The Perfect Paragraph

I was always told that a paragraph had to be at least three sentences long. But then, once I got the three sentences typed, I wondered when I should stop. Do I stop at five sentences, seven sentences or what. Well, I discovered the answer at Daily Writing Tips and they have summoned up this dilemma quite nice.

Book header/footer

Book header/footer (Photo credit: Wikipedia)

How Long Should a Paragraph Be?

by Mark Nichol

A paragraph should consist of six to seven sentences. No, it should be no longer than three sentences long. Actually, it should include a topic sentence, several supporting sentences, and possibly a concluding sentence. Sigh. Can I end this paragraph yet?

All three of the declarations in the previous paragraph (the first pair of which come, respectively, from sources within Purdue University and Stanford University, two of the most prestigious institutions of higher learning in the United States), and any similarly quantitative statements, are wrong. The correct answer is that a paragraph has to be long enough to reach its end.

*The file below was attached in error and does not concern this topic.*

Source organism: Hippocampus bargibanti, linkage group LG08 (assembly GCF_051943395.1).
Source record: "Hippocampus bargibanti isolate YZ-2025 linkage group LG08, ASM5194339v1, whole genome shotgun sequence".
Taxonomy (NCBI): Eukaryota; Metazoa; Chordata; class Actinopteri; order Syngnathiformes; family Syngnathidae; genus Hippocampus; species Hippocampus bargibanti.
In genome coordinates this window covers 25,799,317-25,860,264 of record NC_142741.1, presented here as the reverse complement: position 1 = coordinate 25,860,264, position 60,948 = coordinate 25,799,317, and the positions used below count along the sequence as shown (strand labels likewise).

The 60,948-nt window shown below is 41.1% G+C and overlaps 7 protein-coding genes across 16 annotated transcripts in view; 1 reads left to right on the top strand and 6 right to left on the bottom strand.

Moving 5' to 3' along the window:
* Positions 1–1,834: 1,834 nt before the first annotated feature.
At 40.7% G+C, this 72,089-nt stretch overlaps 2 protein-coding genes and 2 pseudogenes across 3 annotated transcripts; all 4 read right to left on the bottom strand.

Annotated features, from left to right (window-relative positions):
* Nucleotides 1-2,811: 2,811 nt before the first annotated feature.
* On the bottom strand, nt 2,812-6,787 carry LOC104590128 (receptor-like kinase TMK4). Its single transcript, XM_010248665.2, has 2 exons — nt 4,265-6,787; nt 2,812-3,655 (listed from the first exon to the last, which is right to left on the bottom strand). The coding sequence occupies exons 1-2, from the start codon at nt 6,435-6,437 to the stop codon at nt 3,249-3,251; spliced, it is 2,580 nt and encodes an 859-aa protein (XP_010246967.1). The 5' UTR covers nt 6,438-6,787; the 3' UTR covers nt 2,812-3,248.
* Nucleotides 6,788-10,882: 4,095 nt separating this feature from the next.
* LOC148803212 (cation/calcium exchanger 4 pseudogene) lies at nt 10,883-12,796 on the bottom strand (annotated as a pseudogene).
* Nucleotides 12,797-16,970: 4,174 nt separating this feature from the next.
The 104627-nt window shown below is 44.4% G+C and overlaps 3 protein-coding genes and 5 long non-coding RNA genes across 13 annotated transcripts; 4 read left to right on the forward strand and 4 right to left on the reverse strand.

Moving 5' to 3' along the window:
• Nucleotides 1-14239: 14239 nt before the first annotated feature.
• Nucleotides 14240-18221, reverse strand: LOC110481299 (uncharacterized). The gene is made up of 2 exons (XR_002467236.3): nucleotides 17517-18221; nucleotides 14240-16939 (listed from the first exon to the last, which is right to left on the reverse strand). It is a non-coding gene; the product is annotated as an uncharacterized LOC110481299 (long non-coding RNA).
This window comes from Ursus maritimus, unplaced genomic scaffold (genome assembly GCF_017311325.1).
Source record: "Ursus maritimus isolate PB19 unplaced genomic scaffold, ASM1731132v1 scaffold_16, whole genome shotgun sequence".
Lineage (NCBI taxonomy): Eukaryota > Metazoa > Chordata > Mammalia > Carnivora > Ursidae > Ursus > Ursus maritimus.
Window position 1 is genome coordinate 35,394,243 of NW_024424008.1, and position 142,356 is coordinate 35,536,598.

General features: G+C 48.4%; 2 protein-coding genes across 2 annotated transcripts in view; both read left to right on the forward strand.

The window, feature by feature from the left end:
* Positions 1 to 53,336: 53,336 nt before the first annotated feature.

Like this one.

A paragraph can be as long or as short as you want it to be. It can unfold for countless pages or consist of one word — even one letter.


(I meant to write, “Wait!” but was interrupted.)

The determination to make in composing a given paragraph is not the number of sentences or words or letters, but the number of ideas. The rule of thumb — in nonfiction, at least — is that each paragraph should focus on one idea or concept; when you shift to a new idea, shift to a new paragraph. (In fiction, its function is more nebulous: A paragraph is a unit of writing that further develops a story through exposition.)

However, ideas, as we all know, are slippery things, difficult to package and unlikely to remain in their allotted places. How big or small is an idea? What about an idea within an idea? Read more here.